In addition to his recent honor, Scyphers won the Virginia Young Farmer Discussion Meet in 2014 and the Virginia Young Farmer Excellence in Agriculture Award in 2016, both awarded by the Virginia Farm Bureau.

Raising a generation

Sharing his passion for the land is something that comes naturally to him.

The couple’s children, Isaac and Hannah, learn from their parents how to be good stewards of the land.

Working alongside their parents, children feed livestock, open gates and tend farm animals.

Among their many tasks, Hannah, 10,’s job is to fill syringes with medicine when her parents vaccinate cattle, and Isaac, 12, helps by using an applicator gun to apply deworming solutions when cattle are isolated in a portal head.

Following in their parents’ footsteps, children participate in local 4-H and FFA organizations, showing off their market steers, registered heifers, and market lambs and hogs.

“To me, I don’t think there’s a better way to live your life and raise your kids than on a farm,” Scyphers said. “Farmers are the lifeline for the rest of the country and the world.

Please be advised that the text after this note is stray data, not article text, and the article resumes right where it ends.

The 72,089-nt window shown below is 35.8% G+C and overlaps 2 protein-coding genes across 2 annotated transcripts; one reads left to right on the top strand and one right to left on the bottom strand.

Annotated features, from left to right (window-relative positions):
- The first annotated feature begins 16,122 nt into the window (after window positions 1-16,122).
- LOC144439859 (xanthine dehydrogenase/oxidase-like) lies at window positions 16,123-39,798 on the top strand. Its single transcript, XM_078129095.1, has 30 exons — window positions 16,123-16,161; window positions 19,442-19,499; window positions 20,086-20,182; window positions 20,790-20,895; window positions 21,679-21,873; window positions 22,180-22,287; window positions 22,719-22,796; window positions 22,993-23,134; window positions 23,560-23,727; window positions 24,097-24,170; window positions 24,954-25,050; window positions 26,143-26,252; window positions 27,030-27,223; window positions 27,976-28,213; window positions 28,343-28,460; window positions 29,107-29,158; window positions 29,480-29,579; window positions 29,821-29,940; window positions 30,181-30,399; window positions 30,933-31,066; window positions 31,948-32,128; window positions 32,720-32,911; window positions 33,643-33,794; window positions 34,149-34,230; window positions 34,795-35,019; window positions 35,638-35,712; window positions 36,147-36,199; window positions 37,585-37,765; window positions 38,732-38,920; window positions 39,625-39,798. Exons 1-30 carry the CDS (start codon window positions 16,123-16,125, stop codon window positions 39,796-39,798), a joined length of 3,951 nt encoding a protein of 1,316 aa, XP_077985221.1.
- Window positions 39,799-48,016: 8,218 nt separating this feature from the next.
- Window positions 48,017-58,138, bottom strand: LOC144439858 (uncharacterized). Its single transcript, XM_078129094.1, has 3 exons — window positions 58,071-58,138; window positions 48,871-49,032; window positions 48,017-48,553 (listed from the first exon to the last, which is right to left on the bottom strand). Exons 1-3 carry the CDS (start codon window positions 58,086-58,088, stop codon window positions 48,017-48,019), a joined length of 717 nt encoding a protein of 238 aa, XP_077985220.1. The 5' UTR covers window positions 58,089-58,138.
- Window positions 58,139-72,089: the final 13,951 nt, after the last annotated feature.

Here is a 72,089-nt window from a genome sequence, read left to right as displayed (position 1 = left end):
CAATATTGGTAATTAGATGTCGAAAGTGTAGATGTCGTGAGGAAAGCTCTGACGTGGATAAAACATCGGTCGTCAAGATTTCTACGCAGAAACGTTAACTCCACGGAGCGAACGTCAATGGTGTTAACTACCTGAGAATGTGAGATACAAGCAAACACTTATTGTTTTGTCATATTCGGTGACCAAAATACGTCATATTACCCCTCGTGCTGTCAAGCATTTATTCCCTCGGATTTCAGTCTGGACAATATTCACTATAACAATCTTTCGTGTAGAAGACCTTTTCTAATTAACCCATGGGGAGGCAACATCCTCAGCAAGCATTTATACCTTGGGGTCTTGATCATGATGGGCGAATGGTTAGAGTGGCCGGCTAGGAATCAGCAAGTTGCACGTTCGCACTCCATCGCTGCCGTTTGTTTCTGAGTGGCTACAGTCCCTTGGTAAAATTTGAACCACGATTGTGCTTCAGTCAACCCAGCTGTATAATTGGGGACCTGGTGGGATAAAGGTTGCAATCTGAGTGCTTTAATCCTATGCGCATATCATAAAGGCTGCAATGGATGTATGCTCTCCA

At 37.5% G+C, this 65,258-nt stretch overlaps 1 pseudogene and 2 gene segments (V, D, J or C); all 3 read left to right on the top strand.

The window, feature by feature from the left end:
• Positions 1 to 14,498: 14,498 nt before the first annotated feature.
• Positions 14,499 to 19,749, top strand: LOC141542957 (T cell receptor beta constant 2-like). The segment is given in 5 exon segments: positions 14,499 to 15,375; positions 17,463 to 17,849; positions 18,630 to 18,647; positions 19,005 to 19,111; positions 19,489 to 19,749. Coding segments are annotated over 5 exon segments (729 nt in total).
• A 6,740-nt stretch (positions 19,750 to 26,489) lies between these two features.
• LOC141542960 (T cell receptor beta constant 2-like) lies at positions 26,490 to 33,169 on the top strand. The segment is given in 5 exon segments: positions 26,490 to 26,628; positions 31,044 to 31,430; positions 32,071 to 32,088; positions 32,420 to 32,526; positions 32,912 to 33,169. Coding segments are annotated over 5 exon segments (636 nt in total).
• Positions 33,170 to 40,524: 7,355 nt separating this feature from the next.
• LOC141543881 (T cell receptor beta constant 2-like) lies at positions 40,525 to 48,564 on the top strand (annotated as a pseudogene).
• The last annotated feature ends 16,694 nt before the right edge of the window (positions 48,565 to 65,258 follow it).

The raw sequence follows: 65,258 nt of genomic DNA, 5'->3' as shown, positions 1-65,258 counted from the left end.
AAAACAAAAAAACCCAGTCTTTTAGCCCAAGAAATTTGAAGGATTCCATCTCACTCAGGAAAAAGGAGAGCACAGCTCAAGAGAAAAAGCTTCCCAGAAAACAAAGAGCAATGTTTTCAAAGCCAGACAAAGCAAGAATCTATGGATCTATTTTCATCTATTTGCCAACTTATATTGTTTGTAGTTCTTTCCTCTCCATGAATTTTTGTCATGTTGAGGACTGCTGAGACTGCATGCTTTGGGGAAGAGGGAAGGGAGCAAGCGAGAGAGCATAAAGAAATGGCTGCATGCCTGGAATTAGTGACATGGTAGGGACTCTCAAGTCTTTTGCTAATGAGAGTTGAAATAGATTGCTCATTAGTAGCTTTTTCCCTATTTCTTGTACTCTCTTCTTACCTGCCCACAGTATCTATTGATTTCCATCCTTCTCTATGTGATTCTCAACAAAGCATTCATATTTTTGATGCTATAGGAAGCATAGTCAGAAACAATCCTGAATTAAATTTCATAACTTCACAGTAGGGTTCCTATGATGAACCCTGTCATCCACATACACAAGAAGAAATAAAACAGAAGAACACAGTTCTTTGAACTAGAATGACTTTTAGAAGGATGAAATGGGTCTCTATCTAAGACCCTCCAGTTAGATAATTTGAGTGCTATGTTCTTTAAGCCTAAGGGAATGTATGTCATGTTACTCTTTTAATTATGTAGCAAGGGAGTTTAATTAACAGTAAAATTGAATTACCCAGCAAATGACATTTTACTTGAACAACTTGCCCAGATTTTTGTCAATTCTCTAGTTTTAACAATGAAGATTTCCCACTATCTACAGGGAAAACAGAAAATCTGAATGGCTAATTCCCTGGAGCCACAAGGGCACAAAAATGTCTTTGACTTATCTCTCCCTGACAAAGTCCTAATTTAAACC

“If you want to see someone who is selfless, look at a farmer. They put the needs of their livestock and crops before themselves every day.

Even on bad days, Scyphers still see the benefits of farming.

“Some days you wonder why you do what you do, but the positives always outweigh the negatives. There are a lot of things in farming that are great, and there are a lot of things in farming that are really tough, but at the end of the day, it’s a way of life.

“To quote a friend, we don’t just grow crops, we educate the next generation of farmers to be passionate about farming.”

Carolyn R. Wilson is a freelance writer in Glade Spring, Virginia. Contact her at [email protected]

Share.

Comments are closed.